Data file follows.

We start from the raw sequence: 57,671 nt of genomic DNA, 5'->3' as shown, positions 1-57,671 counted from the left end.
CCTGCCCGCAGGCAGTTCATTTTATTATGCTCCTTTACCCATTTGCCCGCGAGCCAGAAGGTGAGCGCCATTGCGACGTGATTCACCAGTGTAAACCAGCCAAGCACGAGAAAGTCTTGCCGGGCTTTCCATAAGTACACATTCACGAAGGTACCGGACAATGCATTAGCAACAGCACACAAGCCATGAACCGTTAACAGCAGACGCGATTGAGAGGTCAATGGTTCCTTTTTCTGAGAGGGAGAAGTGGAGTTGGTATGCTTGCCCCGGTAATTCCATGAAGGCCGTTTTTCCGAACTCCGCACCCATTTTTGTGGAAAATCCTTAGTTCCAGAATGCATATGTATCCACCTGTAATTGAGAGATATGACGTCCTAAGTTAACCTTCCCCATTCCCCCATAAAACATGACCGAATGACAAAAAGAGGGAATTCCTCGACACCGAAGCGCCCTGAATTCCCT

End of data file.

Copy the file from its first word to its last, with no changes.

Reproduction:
We start from the raw sequence: 57,671 nt of genomic DNA, 5'->3' as shown, positions 1-57,671 counted from the left end.
CCTGCCCGCAGGCAGTTCATTTTATTATGCTCCTTTACCCATTTGCCCGCGAGCCAGAAGGTGAGCGCCATTGCGACGTGATTCACCAGTGTAAACCAGCCAAGCACGAGAAAGTCTTGCCGGGCTTTCCATAAGTACACATTCACGAAGGTACCGGACAATGCATTAGCAACAGCACACAAGCCATGAACCGTTAACAGCAGACGCGATTGAGAGGTCAATGGTTCCTTTTTCTGAGAGGGAGAAGTGGAGTTGGTATGCTTGCCCCGGTAATTCCATGAAGGCCGTTTTTCCGAACTCCGCACCCATTTTTGTGGAAAATCCTTAGTTCCAGAATGCATATGTATCCACCTGTAATTGAGAGATATGACGTCCTAAGTTAACCTTCCCCATTCCCCCATAAAACATGACCGAATGACAAAAAGAGGGAATTCCTCGACACCGAAGCGCCCTGAATTCCCT